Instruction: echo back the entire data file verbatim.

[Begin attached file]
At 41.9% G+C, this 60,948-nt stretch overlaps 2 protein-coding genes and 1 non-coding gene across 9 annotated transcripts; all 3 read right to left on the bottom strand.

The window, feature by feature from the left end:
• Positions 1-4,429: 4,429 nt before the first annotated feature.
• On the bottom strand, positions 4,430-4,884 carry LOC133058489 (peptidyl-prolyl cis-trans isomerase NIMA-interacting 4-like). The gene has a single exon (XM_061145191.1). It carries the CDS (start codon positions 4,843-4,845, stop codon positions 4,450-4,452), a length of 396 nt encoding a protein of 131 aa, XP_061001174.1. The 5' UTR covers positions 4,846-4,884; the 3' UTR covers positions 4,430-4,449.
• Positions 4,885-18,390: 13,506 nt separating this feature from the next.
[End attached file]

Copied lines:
At 41.9% G+C, this 60,948-nt stretch overlaps 2 protein-coding genes and 1 non-coding gene across 9 annotated transcripts; all 3 read right to left on the bottom strand.

The window, feature by feature from the left end:
• Positions 1-4,429: 4,429 nt before the first annotated feature.
• On the bottom strand, positions 4,430-4,884 carry LOC133058489 (peptidyl-prolyl cis-trans isomerase NIMA-interacting 4-like). The gene has a single exon (XM_061145191.1). It carries the CDS (start codon positions 4,843-4,845, stop codon positions 4,450-4,452), a length of 396 nt encoding a protein of 131 aa, XP_061001174.1. The 5' UTR covers positions 4,846-4,884; the 3' UTR covers positions 4,430-4,449.
• Positions 4,885-18,390: 13,506 nt separating this feature from the next.